I tried very hard to come up with a response that was both truthful and could explain why I had failed the question. I came up with all of the usual petty things, such as having alcohol before I was 21 (alcohol is technically a drug), borrowing prescription strength pain reliever from a friend for a headache, etc. He insisted that was not what the question was about. He wanted to know if I'd ever purposely misused a drug intending to get high. Once I was satisfied that was what he wanted, we went through a second round of the same questions, him inserting "besides what we talked about" before the question to supposedly help me be more certain of my answer. I knew this time I had passed.

Nope. I hadn't, according to the examiner. He concluded by saying "If you're not going to be honest with me there's nothing I can do for you." As he walked away, I was certain that, in his mind, I would be going home with a "troubled conscience", knowing that I could have told the truth but did not. How can you prove the truth to such a person? No one knows a person's mind but that person himself, no matter what a machine says.

I wanted the NSA job so badly that, when asked if I would be willing to submit to a retest, I agreed to. I still believed that there was a good reason for why I had failed the first test, and that if I could figure it out, I would be able pass the second one. The second test went similarly, with the other examiner using the exact same illustrations as the first one. (That man who did heroin must have been examined by every single polygrapher on staff. Amazing!) The examiner then asked me something unexpected (with the machine turned off). He said, "OK, so maybe you haven't done drugs. But obviously something is bothering you about this question. What's the worst thing you've ever done?" I could think of plenty of things I had done which, though I was sure they were the sort of things the agency didn't care about, I did not want to tell anyone. But I was still determined to get the job. So after taking a break to think about it, and after being reassured by the Privacy Act that this information could not be disclosed unless it was criminal in nature, I regurgitated my entire mind to him. Everything I ever considered worth hiding from anyone. There is now one other man on this planet who knows all my worst secrets. I can take at least some comfort in knowing that he probably doesn't care, it's probably all stuff he's heard before, and by now he no doubt has forgotten about me altogether, lost in the mass of people he's polygraphed. It took a considerable time for me to finally decide to make the confession, and as a result we didn't have time to run another test. I like to think I would have passed, but then again I was certain I had passed the first time, too.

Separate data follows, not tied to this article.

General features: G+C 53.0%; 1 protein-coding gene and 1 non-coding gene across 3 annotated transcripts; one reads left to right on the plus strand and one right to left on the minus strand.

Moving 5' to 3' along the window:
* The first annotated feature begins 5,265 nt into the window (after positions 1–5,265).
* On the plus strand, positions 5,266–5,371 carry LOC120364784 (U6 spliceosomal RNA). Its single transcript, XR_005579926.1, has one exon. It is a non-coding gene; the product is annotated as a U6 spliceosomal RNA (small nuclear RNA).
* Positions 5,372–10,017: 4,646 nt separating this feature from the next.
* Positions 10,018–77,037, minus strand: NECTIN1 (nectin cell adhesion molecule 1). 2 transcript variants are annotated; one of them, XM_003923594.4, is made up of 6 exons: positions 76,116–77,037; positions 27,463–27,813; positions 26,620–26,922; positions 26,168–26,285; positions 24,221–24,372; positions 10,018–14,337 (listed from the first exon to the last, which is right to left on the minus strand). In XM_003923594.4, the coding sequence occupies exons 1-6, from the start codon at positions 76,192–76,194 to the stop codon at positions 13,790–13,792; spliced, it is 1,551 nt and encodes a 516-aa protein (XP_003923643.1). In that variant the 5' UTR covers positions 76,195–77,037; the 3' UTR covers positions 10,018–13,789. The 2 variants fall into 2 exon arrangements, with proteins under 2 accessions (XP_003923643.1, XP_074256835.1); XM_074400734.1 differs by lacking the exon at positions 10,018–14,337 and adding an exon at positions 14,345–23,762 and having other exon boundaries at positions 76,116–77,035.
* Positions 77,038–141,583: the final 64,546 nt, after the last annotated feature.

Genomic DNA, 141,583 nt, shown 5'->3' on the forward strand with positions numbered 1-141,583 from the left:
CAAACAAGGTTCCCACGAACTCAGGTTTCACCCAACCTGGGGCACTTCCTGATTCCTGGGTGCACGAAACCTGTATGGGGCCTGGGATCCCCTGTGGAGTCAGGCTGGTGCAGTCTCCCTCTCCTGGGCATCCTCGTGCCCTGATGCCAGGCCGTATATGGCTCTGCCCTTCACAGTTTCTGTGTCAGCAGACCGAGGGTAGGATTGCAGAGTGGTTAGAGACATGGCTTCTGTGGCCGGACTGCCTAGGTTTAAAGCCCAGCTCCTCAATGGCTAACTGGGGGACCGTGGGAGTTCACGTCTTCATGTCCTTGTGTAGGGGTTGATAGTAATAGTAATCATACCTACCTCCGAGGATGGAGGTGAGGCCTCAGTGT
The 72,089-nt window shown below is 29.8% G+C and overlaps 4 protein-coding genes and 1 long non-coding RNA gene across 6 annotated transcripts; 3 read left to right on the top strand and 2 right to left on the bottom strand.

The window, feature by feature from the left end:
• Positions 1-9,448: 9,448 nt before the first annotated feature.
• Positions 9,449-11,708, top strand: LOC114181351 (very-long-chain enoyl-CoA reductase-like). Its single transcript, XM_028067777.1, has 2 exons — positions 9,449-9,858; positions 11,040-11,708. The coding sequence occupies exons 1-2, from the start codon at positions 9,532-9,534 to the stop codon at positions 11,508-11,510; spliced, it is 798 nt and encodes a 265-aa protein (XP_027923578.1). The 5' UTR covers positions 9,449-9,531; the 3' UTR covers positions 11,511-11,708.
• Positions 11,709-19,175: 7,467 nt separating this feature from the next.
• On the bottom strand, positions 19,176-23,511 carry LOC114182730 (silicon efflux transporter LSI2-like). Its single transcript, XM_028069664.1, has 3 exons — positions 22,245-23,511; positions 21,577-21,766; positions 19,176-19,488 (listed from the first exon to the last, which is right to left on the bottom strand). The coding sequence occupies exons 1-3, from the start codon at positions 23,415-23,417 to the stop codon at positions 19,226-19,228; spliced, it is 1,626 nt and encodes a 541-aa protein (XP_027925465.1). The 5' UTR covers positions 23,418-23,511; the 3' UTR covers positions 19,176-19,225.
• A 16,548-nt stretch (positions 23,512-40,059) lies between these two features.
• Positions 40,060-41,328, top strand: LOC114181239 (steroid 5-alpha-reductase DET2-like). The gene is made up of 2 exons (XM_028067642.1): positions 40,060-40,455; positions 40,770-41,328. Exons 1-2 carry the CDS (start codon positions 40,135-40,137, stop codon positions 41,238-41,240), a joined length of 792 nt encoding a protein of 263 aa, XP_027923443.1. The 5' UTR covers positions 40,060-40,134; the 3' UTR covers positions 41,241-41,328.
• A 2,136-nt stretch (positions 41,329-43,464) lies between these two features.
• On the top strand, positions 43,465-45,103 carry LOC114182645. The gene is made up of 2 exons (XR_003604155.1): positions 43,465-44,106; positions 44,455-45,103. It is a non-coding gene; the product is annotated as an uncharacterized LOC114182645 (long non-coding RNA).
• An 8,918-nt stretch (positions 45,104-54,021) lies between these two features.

All of the questions I answered from the first polygraph test I answered truthfully, and all of the embarrassing things I admitted to on the second test were also true. I take some comfort in knowing that even under pressure, I did not make any stories up. I refused to tell anything but the truth. Some weeks later I received my rejection letter from the NSA. I used to wonder why I failed that first polygraph, but now I no longer care. I only hope that in telling my story I can warn people of what can happen in the polygraph room, and comfort those who also know what it's like to be "acceptable collateral damage."